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Resources > Education Center > Is Your Social Security Number on Your High School Transcript? Here Is What You Need To Know

Is Your Social Security Number on Your High School Transcript? Here Is What You Need To Know

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If you’re unsettled by the thought of your private information being accessible to others, you may have been wondering—”Is your Social Security number on your high school transcript?”

Your SSN serves as more than a unique identifier—it grants access to various personal records and financial histories. Having it displayed on your high school transcript could potentially expose you to a range of risks, including identity theft. To put your mind at ease, this article will discuss whether high school transcripts typically include your SSN, the dangers associated with that practice, and the measures you can take to ensure the security of your data.

What Is a High School Transcript Used For?

As a comprehensive record of your academic performance throughout your high school years, a high school transcript is meant for various purposes. It serves as a crucial tool for colleges, universities, and potential employers to evaluate your academic abilities and potential. Here are four common uses of a high school transcript:

  1. College applications—When applying to colleges and universities, students submit their transcripts to help admissions officers decide whether they’re a good fit for the institution
  2. Scholarship applications—Many scholarships require applicants to include their transcripts as part of the evaluation process. This helps assessors determine if the student meets the academic performance requirements for the scholarship
  3. Employment—Some employers who offer entry-level positions to graduates may request transcripts as part of their assessment process so they can gain insight into a candidate’s abilities and relevant coursework
  4. Transfers—If a student intends to transfer to another school or even pursue education at a post-secondary institution, their transcript acts as an official record of their past academic achievements

What Information Is Included in a High School Transcript?

High school transcripts include information such as: 

  • Personal details—Information like your name, date of birth, and contact details are essential for identifying and attributing the transcript to you
  • Time of graduation—This section specifies the date and year you completed your high school education
  • Courses taken—A comprehensive list of subjects you studied, including the names of the courses, the grades you achieved in each course, and the number of credits earned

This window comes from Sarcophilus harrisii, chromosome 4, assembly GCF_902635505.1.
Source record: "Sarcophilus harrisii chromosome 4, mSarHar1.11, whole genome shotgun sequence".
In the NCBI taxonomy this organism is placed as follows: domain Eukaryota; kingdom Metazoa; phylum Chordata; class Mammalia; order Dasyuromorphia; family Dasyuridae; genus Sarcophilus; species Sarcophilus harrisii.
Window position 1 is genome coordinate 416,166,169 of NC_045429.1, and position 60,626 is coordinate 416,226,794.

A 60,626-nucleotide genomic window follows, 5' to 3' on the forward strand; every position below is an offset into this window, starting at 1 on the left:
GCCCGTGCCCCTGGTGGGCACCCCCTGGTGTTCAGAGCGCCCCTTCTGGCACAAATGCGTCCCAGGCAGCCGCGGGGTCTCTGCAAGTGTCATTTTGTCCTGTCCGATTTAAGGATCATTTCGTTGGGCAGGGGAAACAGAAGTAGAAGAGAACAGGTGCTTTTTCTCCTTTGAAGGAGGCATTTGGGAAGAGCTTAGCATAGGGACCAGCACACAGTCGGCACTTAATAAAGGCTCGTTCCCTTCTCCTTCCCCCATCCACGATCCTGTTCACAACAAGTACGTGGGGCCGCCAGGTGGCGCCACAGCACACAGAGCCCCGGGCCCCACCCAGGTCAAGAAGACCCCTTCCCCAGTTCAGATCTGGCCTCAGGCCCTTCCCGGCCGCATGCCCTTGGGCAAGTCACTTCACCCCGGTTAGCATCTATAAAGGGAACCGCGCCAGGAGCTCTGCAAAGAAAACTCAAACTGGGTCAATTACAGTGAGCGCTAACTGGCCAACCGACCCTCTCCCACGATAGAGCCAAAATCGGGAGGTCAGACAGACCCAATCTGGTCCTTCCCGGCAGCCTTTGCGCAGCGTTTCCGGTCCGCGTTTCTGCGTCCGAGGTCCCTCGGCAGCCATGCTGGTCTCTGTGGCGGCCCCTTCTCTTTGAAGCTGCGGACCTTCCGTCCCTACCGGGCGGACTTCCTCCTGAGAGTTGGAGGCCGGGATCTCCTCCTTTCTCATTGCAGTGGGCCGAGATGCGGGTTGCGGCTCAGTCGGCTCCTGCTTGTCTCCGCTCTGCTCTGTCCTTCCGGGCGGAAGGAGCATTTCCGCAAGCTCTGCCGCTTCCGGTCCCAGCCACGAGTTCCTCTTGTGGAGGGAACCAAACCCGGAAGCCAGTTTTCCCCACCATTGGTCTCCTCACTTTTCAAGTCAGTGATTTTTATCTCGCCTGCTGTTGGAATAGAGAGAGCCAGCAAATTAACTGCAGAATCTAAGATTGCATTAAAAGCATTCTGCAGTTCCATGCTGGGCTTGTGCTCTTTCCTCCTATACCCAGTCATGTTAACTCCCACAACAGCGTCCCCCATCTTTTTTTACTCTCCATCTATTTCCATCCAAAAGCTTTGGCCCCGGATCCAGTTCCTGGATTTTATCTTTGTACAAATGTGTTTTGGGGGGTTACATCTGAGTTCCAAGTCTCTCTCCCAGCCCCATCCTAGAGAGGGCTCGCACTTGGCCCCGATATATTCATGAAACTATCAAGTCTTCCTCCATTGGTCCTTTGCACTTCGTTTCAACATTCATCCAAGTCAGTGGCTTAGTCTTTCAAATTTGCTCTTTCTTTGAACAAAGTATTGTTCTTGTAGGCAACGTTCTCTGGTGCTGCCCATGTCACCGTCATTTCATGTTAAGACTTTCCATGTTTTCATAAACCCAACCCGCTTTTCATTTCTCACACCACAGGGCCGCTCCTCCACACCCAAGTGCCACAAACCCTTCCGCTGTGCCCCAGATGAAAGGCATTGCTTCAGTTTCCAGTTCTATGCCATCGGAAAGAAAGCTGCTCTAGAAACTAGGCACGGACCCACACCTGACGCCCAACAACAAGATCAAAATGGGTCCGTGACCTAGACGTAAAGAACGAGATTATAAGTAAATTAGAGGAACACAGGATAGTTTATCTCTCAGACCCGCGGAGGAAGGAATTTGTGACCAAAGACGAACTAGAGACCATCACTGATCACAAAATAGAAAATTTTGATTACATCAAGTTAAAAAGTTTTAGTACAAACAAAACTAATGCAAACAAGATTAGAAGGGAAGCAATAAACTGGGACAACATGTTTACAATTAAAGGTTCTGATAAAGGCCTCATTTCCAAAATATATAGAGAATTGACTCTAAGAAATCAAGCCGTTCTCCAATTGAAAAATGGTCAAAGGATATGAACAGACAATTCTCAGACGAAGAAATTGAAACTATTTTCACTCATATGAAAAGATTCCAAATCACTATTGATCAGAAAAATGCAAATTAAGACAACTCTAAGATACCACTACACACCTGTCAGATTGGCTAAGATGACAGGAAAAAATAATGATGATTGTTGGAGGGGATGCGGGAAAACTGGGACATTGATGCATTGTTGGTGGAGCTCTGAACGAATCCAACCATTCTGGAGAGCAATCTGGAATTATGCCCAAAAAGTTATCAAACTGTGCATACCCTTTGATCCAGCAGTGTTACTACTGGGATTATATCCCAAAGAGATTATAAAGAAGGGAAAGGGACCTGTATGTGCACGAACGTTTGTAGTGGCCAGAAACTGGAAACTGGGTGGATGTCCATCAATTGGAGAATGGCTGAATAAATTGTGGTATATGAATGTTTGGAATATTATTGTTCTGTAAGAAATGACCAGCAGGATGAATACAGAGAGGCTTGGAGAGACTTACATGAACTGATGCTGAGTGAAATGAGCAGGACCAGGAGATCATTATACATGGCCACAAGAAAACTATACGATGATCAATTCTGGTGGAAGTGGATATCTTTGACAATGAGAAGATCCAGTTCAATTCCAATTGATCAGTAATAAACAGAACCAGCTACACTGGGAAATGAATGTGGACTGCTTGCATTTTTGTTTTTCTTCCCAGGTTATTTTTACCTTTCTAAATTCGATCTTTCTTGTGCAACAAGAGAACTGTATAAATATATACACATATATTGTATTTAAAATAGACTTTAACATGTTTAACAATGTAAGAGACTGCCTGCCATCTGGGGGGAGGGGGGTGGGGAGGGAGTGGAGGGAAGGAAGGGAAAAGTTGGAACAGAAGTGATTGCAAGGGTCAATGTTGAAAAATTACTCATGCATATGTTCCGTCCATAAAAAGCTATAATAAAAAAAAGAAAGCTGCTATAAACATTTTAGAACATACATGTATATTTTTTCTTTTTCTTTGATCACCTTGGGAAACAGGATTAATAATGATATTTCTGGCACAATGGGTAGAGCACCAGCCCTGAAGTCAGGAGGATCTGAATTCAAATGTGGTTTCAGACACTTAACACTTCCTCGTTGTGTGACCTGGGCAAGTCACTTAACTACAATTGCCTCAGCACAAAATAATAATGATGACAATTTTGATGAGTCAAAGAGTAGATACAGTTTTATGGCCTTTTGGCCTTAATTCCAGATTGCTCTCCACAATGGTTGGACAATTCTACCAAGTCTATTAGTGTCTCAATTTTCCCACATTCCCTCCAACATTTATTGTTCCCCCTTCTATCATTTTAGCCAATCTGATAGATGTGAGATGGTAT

• Grade Point Average (GPA)—A numerical representation of your overall academic performance. It’s calculated by averaging all the grades obtained in your courses
  • Standardized test scores—Results from exams like the SAT or ACT offer insights into your abilities and can be used by colleges and universities to evaluate your preparedness for higher education
  • Extracurricular involvement—It might also encompass details regarding your involvement in activities, community service, and leadership positions you undertook during your school years

Does Your High School Transcript Have Your Social Security Number?

In the past, SSNs were utilized as a means of identification on high school transcripts to avoid mix-ups among students who shared names. However, due to the rise in identity theft and privacy concerns, educational institutions have shifted away from including SSNs on transcripts.

Instead, schools are now implementing methods of identification, such as student ID numbers, to safeguard information. These unique identifiers serve the purpose of SSNs by ensuring identification without exposing sensitive data.

However, even if your high school transcript does contain your SSN, it’s highly unlikely for it to be easily accessible. Educational institutions are bound by laws and regulations that prioritize safeguarding students’ privacy—in fact, high schools and colleges have protocols in place to protect student records and prevent any misuse of sensitive data.

If you have any concerns about your SSN being included on your high school transcript, you can try these options:

  • Opt-out—It’s advisable to opt out of having your SSN on your high school transcript to minimize the chances of it being exposed or stolen
  • Partial display—If an identifier is necessary, only provide the last four digits of the SSN. This limits the exposure of your full SSN while still allowing identification if necessary

Should a High School Transcript Have a Social Security Number?

Determining whether to include an SSN on a school transcript ultimately depends on the policies and practices of the school. Each institution may have its requirements when it comes to the information included in transcripts.

However, there’s a growing concern regarding the extent of personal identifiable information (PII) that’s shared. While colleges and universities sometimes require a student’s SSN for administrative or financial aid purposes, including it on a high school transcript isn’t always necessary.

Students and their families must be aware of the risks associated with including an SSN and advocate for privacy practices that align with their needs and preferences. By staying informed, you can help protect your information throughout your educational journey.

Potential Risks of Having Your SSN on Your High School Transcript

Here are some potential risks you should consider when contemplating whether to include your SSN on your high school transcript:

RiskHow It Works
Identity theft With access to your SSN, malicious individuals can impersonate you to open bank accounts, obtain credit cards under your name, and engage in various forms of fraud. This can lead to debt accumulation and damage to your credit score that may take years to resolve
Unauthorized accessTranscripts pass through many hands during their circulation process—administrative staff, college admissions offices, and potential employers, among others. During this process, it’s important to be cautious about any access that could potentially lead to your SSN being misused